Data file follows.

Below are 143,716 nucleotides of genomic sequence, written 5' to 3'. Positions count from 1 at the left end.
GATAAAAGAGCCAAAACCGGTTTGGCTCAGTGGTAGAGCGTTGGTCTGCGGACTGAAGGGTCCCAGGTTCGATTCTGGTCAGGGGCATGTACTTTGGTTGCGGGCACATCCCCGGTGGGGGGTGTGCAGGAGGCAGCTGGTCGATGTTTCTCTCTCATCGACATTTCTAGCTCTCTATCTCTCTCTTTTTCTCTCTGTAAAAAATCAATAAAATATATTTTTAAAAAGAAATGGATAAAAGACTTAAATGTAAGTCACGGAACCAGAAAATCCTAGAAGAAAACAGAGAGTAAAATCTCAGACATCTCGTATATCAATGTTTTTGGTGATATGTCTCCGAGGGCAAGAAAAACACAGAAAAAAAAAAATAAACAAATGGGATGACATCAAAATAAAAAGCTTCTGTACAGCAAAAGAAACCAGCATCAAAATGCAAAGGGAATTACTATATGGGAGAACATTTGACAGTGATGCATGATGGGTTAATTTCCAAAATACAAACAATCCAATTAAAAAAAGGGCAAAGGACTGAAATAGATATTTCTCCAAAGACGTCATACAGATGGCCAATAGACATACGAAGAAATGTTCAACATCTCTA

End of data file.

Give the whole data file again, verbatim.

Below are 143,716 nucleotides of genomic sequence, written 5' to 3'. Positions count from 1 at the left end.
GATAAAAGAGCCAAAACCGGTTTGGCTCAGTGGTAGAGCGTTGGTCTGCGGACTGAAGGGTCCCAGGTTCGATTCTGGTCAGGGGCATGTACTTTGGTTGCGGGCACATCCCCGGTGGGGGGTGTGCAGGAGGCAGCTGGTCGATGTTTCTCTCTCATCGACATTTCTAGCTCTCTATCTCTCTCTTTTTCTCTCTGTAAAAAATCAATAAAATATATTTTTAAAAAGAAATGGATAAAAGACTTAAATGTAAGTCACGGAACCAGAAAATCCTAGAAGAAAACAGAGAGTAAAATCTCAGACATCTCGTATATCAATGTTTTTGGTGATATGTCTCCGAGGGCAAGAAAAACACAGAAAAAAAAAAATAAACAAATGGGATGACATCAAAATAAAAAGCTTCTGTACAGCAAAAGAAACCAGCATCAAAATGCAAAGGGAATTACTATATGGGAGAACATTTGACAGTGATGCATGATGGGTTAATTTCCAAAATACAAACAATCCAATTAAAAAAAGGGCAAAGGACTGAAATAGATATTTCTCCAAAGACGTCATACAGATGGCCAATAGACATACGAAGAAATGTTCAACATCTCTA